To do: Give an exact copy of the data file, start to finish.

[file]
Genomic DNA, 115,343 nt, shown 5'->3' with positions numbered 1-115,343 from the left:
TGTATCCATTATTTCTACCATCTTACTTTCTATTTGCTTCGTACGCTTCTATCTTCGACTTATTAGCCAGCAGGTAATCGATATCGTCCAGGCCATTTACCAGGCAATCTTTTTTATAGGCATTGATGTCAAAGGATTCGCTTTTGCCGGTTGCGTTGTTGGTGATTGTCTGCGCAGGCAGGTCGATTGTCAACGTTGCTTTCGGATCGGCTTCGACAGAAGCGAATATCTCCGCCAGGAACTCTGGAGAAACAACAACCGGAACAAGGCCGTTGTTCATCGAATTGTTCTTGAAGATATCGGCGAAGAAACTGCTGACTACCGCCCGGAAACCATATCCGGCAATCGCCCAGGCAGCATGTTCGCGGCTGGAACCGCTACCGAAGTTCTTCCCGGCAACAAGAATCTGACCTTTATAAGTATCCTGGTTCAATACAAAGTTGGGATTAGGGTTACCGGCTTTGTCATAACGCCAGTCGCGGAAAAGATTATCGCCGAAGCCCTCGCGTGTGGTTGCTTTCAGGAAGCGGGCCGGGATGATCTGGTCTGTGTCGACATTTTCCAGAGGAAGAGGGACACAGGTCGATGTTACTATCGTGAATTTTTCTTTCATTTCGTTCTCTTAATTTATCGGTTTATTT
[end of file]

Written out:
Genomic DNA, 115,343 nt, shown 5'->3' with positions numbered 1-115,343 from the left:
TGTATCCATTATTTCTACCATCTTACTTTCTATTTGCTTCGTACGCTTCTATCTTCGACTTATTAGCCAGCAGGTAATCGATATCGTCCAGGCCATTTACCAGGCAATCTTTTTTATAGGCATTGATGTCAAAGGATTCGCTTTTGCCGGTTGCGTTGTTGGTGATTGTCTGCGCAGGCAGGTCGATTGTCAACGTTGCTTTCGGATCGGCTTCGACAGAAGCGAATATCTCCGCCAGGAACTCTGGAGAAACAACAACCGGAACAAGGCCGTTGTTCATCGAATTGTTCTTGAAGATATCGGCGAAGAAACTGCTGACTACCGCCCGGAAACCATATCCGGCAATCGCCCAGGCAGCATGTTCGCGGCTGGAACCGCTACCGAAGTTCTTCCCGGCAACAAGAATCTGACCTTTATAAGTATCCTGGTTCAATACAAAGTTGGGATTAGGGTTACCGGCTTTGTCATAACGCCAGTCGCGGAAAAGATTATCGCCGAAGCCCTCGCGTGTGGTTGCTTTCAGGAAGCGGGCCGGGATGATCTGGTCTGTGTCGACATTTTCCAGAGGAAGAGGGACACAGGTCGATGTTACTATCGTGAATTTTTCTTTCATTTCGTTCTCTTAATTTATCGGTTTATTT